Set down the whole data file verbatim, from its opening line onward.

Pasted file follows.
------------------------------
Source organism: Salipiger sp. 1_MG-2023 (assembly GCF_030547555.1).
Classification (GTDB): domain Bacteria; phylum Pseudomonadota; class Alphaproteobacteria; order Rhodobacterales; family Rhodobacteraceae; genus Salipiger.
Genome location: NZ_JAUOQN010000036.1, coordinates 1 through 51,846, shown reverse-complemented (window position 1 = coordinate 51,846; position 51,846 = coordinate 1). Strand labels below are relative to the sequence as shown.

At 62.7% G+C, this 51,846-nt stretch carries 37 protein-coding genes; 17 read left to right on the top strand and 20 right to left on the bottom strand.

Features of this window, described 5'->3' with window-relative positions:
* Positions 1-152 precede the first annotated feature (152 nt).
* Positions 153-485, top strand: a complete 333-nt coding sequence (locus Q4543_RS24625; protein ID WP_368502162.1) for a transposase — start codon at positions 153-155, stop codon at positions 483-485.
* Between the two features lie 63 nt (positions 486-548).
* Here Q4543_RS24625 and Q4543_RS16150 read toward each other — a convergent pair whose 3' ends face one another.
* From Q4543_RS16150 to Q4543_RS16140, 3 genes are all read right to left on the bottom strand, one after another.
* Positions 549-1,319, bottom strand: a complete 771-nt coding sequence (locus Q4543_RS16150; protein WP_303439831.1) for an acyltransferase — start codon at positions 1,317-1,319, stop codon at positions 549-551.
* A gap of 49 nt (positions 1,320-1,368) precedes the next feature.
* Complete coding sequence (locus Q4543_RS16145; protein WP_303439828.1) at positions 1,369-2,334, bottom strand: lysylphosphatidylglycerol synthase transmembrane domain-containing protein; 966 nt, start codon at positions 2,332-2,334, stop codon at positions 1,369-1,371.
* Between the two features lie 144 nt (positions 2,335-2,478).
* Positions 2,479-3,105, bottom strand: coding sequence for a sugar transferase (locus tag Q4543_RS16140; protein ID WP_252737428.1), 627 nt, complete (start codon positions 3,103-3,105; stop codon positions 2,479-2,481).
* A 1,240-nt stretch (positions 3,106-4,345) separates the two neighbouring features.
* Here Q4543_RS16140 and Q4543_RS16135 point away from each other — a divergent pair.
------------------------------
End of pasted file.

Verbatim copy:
Source organism: Salipiger sp. 1_MG-2023 (assembly GCF_030547555.1).
Classification (GTDB): domain Bacteria; phylum Pseudomonadota; class Alphaproteobacteria; order Rhodobacterales; family Rhodobacteraceae; genus Salipiger.
Genome location: NZ_JAUOQN010000036.1, coordinates 1 through 51,846, shown reverse-complemented (window position 1 = coordinate 51,846; position 51,846 = coordinate 1). Strand labels below are relative to the sequence as shown.

At 62.7% G+C, this 51,846-nt stretch carries 37 protein-coding genes; 17 read left to right on the top strand and 20 right to left on the bottom strand.

Features of this window, described 5'->3' with window-relative positions:
* Positions 1-152 precede the first annotated feature (152 nt).
* Positions 153-485, top strand: a complete 333-nt coding sequence (locus Q4543_RS24625; protein ID WP_368502162.1) for a transposase — start codon at positions 153-155, stop codon at positions 483-485.
* Between the two features lie 63 nt (positions 486-548).
* Here Q4543_RS24625 and Q4543_RS16150 read toward each other — a convergent pair whose 3' ends face one another.
* From Q4543_RS16150 to Q4543_RS16140, 3 genes are all read right to left on the bottom strand, one after another.
* Positions 549-1,319, bottom strand: a complete 771-nt coding sequence (locus Q4543_RS16150; protein WP_303439831.1) for an acyltransferase — start codon at positions 1,317-1,319, stop codon at positions 549-551.
* A gap of 49 nt (positions 1,320-1,368) precedes the next feature.
* Complete coding sequence (locus Q4543_RS16145; protein WP_303439828.1) at positions 1,369-2,334, bottom strand: lysylphosphatidylglycerol synthase transmembrane domain-containing protein; 966 nt, start codon at positions 2,332-2,334, stop codon at positions 1,369-1,371.
* Between the two features lie 144 nt (positions 2,335-2,478).
* Positions 2,479-3,105, bottom strand: coding sequence for a sugar transferase (locus tag Q4543_RS16140; protein ID WP_252737428.1), 627 nt, complete (start codon positions 3,103-3,105; stop codon positions 2,479-2,481).
* A 1,240-nt stretch (positions 3,106-4,345) separates the two neighbouring features.
* Here Q4543_RS16140 and Q4543_RS16135 point away from each other — a divergent pair.